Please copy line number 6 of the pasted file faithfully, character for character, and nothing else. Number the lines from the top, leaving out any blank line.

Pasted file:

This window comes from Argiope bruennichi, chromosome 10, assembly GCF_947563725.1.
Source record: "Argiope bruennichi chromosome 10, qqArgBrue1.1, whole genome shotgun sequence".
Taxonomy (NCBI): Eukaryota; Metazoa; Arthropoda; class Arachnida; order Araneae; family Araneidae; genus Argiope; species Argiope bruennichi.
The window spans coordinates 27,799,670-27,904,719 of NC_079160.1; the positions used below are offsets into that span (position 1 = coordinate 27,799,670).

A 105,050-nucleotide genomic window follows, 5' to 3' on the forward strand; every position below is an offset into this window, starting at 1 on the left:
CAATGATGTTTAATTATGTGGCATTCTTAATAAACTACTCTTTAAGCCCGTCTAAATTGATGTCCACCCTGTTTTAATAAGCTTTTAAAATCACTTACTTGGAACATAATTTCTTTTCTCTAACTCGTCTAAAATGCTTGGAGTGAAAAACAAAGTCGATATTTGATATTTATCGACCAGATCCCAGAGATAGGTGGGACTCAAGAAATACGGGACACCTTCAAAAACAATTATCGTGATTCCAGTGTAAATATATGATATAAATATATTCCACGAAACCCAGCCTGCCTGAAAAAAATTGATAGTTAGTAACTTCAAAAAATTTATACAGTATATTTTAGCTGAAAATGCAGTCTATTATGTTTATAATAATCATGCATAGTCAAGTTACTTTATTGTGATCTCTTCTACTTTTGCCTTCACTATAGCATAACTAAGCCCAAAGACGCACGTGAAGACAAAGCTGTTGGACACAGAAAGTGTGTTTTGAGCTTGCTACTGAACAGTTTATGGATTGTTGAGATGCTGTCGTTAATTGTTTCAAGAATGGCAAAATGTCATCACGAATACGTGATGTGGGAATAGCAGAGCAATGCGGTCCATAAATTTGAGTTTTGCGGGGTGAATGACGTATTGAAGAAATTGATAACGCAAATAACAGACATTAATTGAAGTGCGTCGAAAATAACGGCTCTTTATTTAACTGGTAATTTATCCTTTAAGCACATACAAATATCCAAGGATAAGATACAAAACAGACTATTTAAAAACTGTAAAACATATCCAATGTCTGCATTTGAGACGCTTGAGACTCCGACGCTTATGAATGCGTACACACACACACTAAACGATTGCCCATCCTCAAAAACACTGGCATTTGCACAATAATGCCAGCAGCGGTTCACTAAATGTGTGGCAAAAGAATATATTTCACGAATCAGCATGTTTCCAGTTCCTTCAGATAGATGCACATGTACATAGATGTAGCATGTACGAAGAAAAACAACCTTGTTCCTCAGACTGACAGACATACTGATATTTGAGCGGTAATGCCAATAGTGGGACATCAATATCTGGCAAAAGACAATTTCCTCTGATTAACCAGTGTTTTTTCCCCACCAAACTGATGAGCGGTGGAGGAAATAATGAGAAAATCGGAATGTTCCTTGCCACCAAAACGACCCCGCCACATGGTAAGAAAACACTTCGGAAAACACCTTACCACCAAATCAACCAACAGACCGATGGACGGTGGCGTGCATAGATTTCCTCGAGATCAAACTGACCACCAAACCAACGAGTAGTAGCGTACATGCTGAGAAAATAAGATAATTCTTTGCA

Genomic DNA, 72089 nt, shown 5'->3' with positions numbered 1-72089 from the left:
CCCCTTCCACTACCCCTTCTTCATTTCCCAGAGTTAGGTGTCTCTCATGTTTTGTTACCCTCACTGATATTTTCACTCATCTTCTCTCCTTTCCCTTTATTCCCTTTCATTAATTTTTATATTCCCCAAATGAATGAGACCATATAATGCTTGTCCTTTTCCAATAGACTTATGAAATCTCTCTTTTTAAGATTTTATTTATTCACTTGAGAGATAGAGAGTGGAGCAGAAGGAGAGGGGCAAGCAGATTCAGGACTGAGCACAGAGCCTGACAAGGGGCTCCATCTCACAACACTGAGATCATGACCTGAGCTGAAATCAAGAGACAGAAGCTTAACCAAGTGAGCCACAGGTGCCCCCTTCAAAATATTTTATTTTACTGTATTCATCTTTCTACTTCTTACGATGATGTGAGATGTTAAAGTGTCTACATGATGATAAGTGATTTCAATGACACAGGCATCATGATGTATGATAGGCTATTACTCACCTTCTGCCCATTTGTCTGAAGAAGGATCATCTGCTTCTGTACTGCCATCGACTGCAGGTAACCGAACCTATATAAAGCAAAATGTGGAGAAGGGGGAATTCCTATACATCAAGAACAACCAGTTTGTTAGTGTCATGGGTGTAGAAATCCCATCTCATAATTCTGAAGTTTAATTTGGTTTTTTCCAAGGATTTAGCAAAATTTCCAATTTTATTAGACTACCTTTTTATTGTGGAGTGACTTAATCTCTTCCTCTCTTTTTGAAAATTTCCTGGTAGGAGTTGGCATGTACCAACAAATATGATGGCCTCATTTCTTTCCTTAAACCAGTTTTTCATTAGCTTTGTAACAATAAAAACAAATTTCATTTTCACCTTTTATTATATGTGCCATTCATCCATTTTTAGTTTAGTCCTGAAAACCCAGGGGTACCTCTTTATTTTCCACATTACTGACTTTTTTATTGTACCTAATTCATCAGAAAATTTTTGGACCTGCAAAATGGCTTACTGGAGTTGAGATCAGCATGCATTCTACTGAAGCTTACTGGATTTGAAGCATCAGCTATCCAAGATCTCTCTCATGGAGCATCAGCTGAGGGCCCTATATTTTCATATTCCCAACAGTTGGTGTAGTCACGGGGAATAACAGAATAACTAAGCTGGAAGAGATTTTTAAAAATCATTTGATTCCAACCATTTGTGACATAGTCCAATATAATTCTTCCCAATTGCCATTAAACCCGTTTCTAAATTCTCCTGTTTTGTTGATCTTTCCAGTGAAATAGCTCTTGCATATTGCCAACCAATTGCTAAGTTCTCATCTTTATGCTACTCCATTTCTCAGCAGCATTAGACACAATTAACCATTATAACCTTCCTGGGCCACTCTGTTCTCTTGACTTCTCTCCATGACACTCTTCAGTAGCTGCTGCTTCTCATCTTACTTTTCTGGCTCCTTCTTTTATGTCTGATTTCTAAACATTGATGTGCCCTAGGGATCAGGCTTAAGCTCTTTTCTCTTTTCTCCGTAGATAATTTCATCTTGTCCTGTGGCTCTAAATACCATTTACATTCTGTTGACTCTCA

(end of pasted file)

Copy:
CAATGATGTTTAATTATGTGGCATTCTTAATAAACTACTCTTTAAGCCCGTCTAAATTGATGTCCACCCTGTTTTAATAAGCTTTTAAAATCACTTACTTGGAACATAATTTCTTTTCTCTAACTCGTCTAAAATGCTTGGAGTGAAAAACAAAGTCGATATTTGATATTTATCGACCAGATCCCAGAGATAGGTGGGACTCAAGAAATACGGGACACCTTCAAAAACAATTATCGTGATTCCAGTGTAAATATATGATATAAATATATTCCACGAAACCCAGCCTGCCTGAAAAAAATTGATAGTTAGTAACTTCAAAAAATTTATACAGTATATTTTAGCTGAAAATGCAGTCTATTATGTTTATAATAATCATGCATAGTCAAGTTACTTTATTGTGATCTCTTCTACTTTTGCCTTCACTATAGCATAACTAAGCCCAAAGACGCACGTGAAGACAAAGCTGTTGGACACAGAAAGTGTGTTTTGAGCTTGCTACTGAACAGTTTATGGATTGTTGAGATGCTGTCGTTAATTGTTTCAAGAATGGCAAAATGTCATCACGAATACGTGATGTGGGAATAGCAGAGCAATGCGGTCCATAAATTTGAGTTTTGCGGGGTGAATGACGTATTGAAGAAATTGATAACGCAAATAACAGACATTAATTGAAGTGCGTCGAAAATAACGGCTCTTTATTTAACTGGTAATTTATCCTTTAAGCACATACAAATATCCAAGGATAAGATACAAAACAGACTATTTAAAAACTGTAAAACATATCCAATGTCTGCATTTGAGACGCTTGAGACTCCGACGCTTATGAATGCGTACACACACACACTAAACGATTGCCCATCCTCAAAAACACTGGCATTTGCACAATAATGCCAGCAGCGGTTCACTAAATGTGTGGCAAAAGAATATATTTCACGAATCAGCATGTTTCCAGTTCCTTCAGATAGATGCACATGTACATAGATGTAGCATGTACGAAGAAAAACAACCTTGTTCCTCAGACTGACAGACATACTGATATTTGAGCGGTAATGCCAATAGTGGGACATCAATATCTGGCAAAAGACAATTTCCTCTGATTAACCAGTGTTTTTTCCCCACCAAACTGATGAGCGGTGGAGGAAATAATGAGAAAATCGGAATGTTCCTTGCCACCAAAACGACCCCGCCACATGGTAAGAAAACACTTCGGAAAACACCTTACCACCAAATCAACCAACAGACCGATGGACGGTGGCGTGCATAGATTTCCTCGAGATCAAACTGACCACCAAACCAACGAGTAGTAGCGTACATGCTGAGAAAATAAGATAATTCTTTGCA